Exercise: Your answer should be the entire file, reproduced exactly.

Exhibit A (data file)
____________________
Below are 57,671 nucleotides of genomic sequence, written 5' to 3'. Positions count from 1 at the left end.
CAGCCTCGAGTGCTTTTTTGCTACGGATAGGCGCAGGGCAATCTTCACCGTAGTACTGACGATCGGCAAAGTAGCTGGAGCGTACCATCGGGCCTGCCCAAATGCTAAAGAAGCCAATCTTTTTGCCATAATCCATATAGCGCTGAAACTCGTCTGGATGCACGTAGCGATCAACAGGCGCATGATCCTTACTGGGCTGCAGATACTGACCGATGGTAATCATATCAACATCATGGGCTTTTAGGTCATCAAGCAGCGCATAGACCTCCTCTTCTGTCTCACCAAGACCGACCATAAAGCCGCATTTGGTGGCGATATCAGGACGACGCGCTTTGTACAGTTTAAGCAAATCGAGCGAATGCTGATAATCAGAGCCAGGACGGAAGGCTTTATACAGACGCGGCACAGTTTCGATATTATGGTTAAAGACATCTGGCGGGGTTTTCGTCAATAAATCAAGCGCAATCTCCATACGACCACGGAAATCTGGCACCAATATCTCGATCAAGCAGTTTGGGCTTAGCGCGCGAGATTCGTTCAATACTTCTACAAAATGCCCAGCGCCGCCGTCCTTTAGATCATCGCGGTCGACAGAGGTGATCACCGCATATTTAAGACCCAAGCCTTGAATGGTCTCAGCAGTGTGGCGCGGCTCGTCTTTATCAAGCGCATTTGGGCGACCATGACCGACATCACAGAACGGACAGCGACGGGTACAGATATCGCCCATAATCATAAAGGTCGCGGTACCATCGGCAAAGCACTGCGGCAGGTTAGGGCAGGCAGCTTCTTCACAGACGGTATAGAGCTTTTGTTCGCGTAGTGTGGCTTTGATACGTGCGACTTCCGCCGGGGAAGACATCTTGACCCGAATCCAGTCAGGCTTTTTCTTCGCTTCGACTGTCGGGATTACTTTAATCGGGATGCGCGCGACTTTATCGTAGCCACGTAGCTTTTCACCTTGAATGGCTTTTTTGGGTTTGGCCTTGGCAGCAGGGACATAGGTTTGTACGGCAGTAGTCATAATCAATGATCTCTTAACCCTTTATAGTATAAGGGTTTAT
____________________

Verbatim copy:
Below are 57,671 nucleotides of genomic sequence, written 5' to 3'. Positions count from 1 at the left end.
CAGCCTCGAGTGCTTTTTTGCTACGGATAGGCGCAGGGCAATCTTCACCGTAGTACTGACGATCGGCAAAGTAGCTGGAGCGTACCATCGGGCCTGCCCAAATGCTAAAGAAGCCAATCTTTTTGCCATAATCCATATAGCGCTGAAACTCGTCTGGATGCACGTAGCGATCAACAGGCGCATGATCCTTACTGGGCTGCAGATACTGACCGATGGTAATCATATCAACATCATGGGCTTTTAGGTCATCAAGCAGCGCATAGACCTCCTCTTCTGTCTCACCAAGACCGACCATAAAGCCGCATTTGGTGGCGATATCAGGACGACGCGCTTTGTACAGTTTAAGCAAATCGAGCGAATGCTGATAATCAGAGCCAGGACGGAAGGCTTTATACAGACGCGGCACAGTTTCGATATTATGGTTAAAGACATCTGGCGGGGTTTTCGTCAATAAATCAAGCGCAATCTCCATACGACCACGGAAATCTGGCACCAATATCTCGATCAAGCAGTTTGGGCTTAGCGCGCGAGATTCGTTCAATACTTCTACAAAATGCCCAGCGCCGCCGTCCTTTAGATCATCGCGGTCGACAGAGGTGATCACCGCATATTTAAGACCCAAGCCTTGAATGGTCTCAGCAGTGTGGCGCGGCTCGTCTTTATCAAGCGCATTTGGGCGACCATGACCGACATCACAGAACGGACAGCGACGGGTACAGATATCGCCCATAATCATAAAGGTCGCGGTACCATCGGCAAAGCACTGCGGCAGGTTAGGGCAGGCAGCTTCTTCACAGACGGTATAGAGCTTTTGTTCGCGTAGTGTGGCTTTGATACGTGCGACTTCCGCCGGGGAAGACATCTTGACCCGAATCCAGTCAGGCTTTTTCTTCGCTTCGACTGTCGGGATTACTTTAATCGGGATGCGCGCGACTTTATCGTAGCCACGTAGCTTTTCACCTTGAATGGCTTTTTTGGGTTTGGCCTTGGCAGCAGGGACATAGGTTTGTACGGCAGTAGTCATAATCAATGATCTCTTAACCCTTTATAGTATAAGGGTTTAT